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conflicts he would have to encounter, by removing him away from Naples. His request was granted, and accordingly he was sent to the convent of St. Sabina in Rome. Afterwards he was sent to Paris, to be out of the reach of his relations, but did not arrive there for the following reasons:

Two of his brothers, Landulph and Reynold, commanders in the emperor's army in Tuscany, so well guarded all the roads, by their mother's direction, that he fell into their hands near Aqua-pendente. They endeavoured to pull off his habit; but he resisted them with such perseverance, that they conducted him in it to the seat of his parents, at Rocca-Secca. The mother, overjoyed at their success, had no doubt of being able to overcome his resolution. She endeavoured to persuade him that, to join such an order against his parents' advice, could not be the call of heaven-adding all manner of reasons, fond caresses, entreaties, and tears. Nature made her eloquent and pathetic. He was deeply sensible of her affliction; but his resolution was not to be shaken. His answers were modest and respectful, but firm. At last, offended at his resistance, the countess expressed her displeasure in very choleric words, and ordered him to be more closely confined and guarded, and that no one should see him or speak to him but his two sisters.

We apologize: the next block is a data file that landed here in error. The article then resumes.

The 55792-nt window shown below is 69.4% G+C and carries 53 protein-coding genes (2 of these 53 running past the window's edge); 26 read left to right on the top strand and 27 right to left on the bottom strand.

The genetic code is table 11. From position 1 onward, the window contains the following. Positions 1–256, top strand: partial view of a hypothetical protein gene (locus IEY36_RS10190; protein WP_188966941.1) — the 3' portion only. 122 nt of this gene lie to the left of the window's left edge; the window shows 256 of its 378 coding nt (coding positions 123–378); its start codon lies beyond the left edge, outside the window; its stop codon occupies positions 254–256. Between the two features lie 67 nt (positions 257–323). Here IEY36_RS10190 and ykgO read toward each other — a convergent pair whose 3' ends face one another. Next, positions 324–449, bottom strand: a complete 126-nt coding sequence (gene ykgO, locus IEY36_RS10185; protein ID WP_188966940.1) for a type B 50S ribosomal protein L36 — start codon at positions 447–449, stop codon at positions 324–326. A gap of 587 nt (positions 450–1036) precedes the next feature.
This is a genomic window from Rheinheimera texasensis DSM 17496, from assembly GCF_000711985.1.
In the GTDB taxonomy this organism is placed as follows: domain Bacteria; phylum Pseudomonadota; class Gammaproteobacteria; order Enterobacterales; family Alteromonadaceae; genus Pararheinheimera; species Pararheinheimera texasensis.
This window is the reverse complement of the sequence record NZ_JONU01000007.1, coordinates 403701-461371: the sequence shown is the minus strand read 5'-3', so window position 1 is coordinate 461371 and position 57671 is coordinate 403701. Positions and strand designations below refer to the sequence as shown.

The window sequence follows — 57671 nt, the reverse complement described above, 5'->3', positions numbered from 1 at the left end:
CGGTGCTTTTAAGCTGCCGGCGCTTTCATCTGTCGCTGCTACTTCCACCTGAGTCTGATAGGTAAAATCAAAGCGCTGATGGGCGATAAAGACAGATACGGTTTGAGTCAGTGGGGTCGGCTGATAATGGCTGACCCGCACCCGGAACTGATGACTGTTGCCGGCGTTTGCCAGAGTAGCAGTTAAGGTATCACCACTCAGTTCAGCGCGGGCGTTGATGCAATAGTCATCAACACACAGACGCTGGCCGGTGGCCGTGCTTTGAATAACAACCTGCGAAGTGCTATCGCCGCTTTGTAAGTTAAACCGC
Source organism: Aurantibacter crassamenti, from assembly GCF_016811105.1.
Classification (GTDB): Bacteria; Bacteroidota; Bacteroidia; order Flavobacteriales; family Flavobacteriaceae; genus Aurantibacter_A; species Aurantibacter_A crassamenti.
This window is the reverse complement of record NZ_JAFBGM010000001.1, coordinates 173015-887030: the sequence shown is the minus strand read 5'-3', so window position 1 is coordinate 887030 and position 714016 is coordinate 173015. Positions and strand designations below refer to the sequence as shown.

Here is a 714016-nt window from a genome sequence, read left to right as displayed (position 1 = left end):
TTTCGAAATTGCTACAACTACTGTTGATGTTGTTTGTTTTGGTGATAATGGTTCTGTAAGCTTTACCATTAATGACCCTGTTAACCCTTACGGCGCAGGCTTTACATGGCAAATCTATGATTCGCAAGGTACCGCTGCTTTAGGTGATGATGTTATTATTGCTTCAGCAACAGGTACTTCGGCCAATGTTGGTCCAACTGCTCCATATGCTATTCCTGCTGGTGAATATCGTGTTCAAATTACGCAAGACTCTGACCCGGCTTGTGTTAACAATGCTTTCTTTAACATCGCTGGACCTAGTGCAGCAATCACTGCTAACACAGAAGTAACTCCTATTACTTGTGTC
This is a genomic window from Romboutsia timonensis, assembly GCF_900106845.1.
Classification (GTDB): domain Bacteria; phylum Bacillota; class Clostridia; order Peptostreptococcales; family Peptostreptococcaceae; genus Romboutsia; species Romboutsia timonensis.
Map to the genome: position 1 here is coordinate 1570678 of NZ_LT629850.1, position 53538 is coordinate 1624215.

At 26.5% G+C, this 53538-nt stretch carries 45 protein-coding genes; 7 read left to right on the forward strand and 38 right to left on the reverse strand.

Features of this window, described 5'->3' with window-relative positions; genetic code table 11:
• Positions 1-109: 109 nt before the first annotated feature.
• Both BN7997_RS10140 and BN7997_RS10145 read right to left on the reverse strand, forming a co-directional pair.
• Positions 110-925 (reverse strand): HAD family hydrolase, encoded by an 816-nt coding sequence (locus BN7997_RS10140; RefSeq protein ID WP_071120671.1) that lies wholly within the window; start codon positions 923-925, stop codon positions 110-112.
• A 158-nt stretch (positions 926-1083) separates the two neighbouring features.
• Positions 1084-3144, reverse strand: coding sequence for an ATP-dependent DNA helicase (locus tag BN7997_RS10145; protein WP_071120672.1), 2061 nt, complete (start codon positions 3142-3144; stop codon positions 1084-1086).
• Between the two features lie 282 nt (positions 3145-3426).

The reiterated solicitations of the two young ladies were a long and violent assault. They omitted nothing that flesh and blood could inspire on such an occasion, and represented to him the danger of causing the death of his mother by grief. Thomas, however, remained unshaken in his resolution, and answered them only by touching discourses on contempt for the world, and the love of virtue. He spoke with so much energy that his sisters became much affected; he had even the satisfaction of seeing them enter into his sentiments, and devote themselves with zeal to the practice of piety. The conversion of his sisters did not a little contribute to soften the rigours of his captivity. He employed the greater part of his time in prayer and meditation; the rest of it he employed in reading books which some of the Dominicans conveyed to him through his sisters. These books were a Bible, the Dialectics of Aristotle, and the works of Peter Lombard, called the “Master of the Sentences."

Meanwhile, liis two brothers, Landulph and Reynold, returned from the army. They found their mother in the greatest affliction, and the young novice triumphant in